The bad news is that this will all be done by the Los Angeles Housing Authority - the single most corrupt, dishonest and incompetent of the local government agencies. And from my every dealing and encounter with anyone at this agency, I can verify that the corruption and incompetence in this agency has run from the very top to the very bottom.
It is also filled with people who are not there to serve the people of Los Angeles or the people who live in its housing - but only to push their own political agendas.
Supposedly, the revolving door of new leadership at the top has improved the situation - but some time ago I gave up dealing with the agency - after being unable to find even a single honest or competent person to deal with - so I can't personally speak for the present situation.
But merely changing the people who run the agency won't even begin to fix all the problems of that agency and - so far - I have not seen the slightest internal interest in even investigating much less fixing those problems.
So the only hope for the residents of Watts, is that the private developer is insulated as much as possible from any dealings with the housing agency's staff. Below is a brief description of the project - with the rest of the LAT story at the above link.
L.A. officials envision revitalization for Jordan Downs housing project in Watts
The city is making plans to replace the 700 rundown units with a $1-billion mixed-use development, in hopes that bringing businesses to the area will reduce the influence of gangs.
By Ari B. Bloomekatz and Jessica Garrison
February 28, 2009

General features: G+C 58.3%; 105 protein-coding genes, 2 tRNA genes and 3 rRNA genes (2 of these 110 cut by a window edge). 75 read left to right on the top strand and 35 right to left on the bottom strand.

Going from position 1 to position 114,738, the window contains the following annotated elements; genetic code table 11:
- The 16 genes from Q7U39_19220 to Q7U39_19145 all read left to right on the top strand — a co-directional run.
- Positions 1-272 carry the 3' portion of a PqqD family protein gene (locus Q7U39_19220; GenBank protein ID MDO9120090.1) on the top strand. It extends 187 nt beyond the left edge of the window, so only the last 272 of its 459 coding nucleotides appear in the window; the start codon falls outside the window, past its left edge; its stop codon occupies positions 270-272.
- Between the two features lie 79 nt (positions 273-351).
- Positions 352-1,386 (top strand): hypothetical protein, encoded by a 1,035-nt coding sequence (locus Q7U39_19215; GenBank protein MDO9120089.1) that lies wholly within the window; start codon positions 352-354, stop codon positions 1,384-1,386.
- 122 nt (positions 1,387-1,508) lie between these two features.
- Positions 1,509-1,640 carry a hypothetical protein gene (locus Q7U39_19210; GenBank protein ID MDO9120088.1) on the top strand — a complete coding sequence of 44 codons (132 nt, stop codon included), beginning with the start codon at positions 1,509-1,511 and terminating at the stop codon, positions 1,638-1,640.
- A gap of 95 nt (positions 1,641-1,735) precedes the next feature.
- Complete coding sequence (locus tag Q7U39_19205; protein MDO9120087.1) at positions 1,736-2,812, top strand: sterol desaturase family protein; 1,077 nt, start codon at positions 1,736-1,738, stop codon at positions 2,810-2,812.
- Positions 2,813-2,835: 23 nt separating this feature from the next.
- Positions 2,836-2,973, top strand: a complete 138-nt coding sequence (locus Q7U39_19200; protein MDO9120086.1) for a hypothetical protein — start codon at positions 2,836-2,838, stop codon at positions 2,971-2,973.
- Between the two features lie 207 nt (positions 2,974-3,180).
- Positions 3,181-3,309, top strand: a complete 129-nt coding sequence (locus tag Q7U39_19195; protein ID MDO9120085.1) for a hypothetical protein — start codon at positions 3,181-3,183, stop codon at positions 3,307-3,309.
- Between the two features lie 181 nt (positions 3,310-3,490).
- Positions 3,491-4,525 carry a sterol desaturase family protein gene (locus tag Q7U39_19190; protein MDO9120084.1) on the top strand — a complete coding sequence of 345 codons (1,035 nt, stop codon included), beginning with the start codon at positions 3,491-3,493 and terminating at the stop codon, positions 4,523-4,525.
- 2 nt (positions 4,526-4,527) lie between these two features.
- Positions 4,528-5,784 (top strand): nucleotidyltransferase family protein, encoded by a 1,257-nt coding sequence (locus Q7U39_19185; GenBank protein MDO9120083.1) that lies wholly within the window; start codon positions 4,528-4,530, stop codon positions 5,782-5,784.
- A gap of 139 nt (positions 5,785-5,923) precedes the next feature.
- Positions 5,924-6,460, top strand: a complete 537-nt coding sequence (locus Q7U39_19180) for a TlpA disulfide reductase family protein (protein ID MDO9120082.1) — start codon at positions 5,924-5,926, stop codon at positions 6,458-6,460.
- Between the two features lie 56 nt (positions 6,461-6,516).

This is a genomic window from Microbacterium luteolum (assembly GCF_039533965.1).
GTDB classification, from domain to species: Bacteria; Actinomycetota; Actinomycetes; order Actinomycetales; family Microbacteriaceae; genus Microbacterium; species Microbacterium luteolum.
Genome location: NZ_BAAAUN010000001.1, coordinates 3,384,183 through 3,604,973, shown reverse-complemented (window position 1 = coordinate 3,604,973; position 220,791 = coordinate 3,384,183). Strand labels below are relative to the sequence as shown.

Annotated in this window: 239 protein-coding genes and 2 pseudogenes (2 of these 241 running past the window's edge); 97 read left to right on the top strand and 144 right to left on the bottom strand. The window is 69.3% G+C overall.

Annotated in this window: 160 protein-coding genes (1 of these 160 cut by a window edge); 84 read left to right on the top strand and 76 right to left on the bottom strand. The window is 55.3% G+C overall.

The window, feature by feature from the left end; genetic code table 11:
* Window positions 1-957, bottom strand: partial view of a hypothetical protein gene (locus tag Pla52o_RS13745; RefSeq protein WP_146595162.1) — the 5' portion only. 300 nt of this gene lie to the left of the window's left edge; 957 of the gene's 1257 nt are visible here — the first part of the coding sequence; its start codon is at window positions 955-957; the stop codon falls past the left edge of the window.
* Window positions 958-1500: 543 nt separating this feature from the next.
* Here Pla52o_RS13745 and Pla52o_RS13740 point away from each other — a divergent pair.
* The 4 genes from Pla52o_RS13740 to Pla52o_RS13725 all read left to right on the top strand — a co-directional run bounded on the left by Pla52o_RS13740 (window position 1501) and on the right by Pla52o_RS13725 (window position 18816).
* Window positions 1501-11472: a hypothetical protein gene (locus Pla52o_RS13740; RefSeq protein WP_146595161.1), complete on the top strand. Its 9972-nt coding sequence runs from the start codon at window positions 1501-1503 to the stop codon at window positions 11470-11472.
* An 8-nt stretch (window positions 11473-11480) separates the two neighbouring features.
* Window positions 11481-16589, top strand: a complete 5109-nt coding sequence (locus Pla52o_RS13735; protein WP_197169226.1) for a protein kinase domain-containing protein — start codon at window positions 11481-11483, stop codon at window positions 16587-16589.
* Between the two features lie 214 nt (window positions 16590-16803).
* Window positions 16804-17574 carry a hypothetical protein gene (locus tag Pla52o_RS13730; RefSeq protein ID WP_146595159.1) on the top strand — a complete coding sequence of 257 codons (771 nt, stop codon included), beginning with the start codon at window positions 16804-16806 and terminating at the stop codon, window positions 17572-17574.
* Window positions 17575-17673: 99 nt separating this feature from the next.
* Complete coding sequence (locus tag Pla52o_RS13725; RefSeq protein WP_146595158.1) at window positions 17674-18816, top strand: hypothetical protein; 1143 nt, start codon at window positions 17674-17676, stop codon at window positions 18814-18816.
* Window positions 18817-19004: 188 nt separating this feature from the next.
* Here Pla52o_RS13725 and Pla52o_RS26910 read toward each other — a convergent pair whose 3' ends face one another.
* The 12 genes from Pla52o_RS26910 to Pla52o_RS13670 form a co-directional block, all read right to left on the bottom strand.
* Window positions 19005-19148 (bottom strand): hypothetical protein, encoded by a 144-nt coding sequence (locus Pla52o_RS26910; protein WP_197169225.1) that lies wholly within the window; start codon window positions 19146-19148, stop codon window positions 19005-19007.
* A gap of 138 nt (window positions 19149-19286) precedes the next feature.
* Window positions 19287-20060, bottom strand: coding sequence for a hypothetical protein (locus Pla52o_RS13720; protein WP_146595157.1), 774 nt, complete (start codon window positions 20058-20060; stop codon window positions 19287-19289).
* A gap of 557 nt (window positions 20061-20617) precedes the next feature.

Los Angeles officials are embarking on a $1-billion plan to tear down the notorious Jordan Downs housing project and turn it into a "new urban village" -- an effort aimed at transforming the Watts neighborhood that would be one of the city's largest public works projects.
The city wants to replace the project's 700 dilapidated units, which were built more than half a century ago, with taller "mixed-use" buildings that would house not just low-income residents but also those paying market rates. The new development could include as many as 2,100 units.
By creating a denser community that serves people of different incomes, officials hope to draw businesses to the complex, such as coffee houses, supermarkets and eateries. Officials believe this would help reduce the influence of gangs in an area that has long been the base of the Grape Street Crips and create better lives for Watts residents. Included in the price tag is a proposal to turn Jordan High School into what officials describe as a cutting-edge model campus.
"This will have a transformative impact not just on the Jordan Downs housing project but on the surrounding community as well," Mayor Antonio Villaraigosa said. "In order to make these communities thriving, you have to have a . . . retail component."
Already, L.A. officials have spent $31 million to purchase a 21-acre piece of land adjacent to the existing project on which they plan to expand. They have earmarked millions more for planning. The financing for the project would combine federal redevelopment money, state tax credits and private investments from retailers and developers of market-rate housing. Officials hope to get some money from President Obama's stimulus package and from the U.S. Department of Housing and Urban Development.
City officials plan to hold their first meeting between the private planning firm they have hired, WRT-Solomon, and community members at Jordan Downs today.
What remains to be seen is whether Los Angeles and its housing authority, which until recently has been plagued by scandal and mismanagement, can carry out such a bold transformation, especially in such grim economic times. Past efforts to modernize Jordan Downs have ended badly, with housing officials fired or forced to resign amid allegations that they broke rules or embezzled funds.
City officials argue that they have turned the authority, the largest housing agency west of the Mississippi, around in recent years. And they argue that the bad economy actually helps their cause, because in tough times, private developers find government-funded projects a safer investment than the vagaries of the open market -- a point on which real estate experts agree.
Again, the rest of the story is at the above link.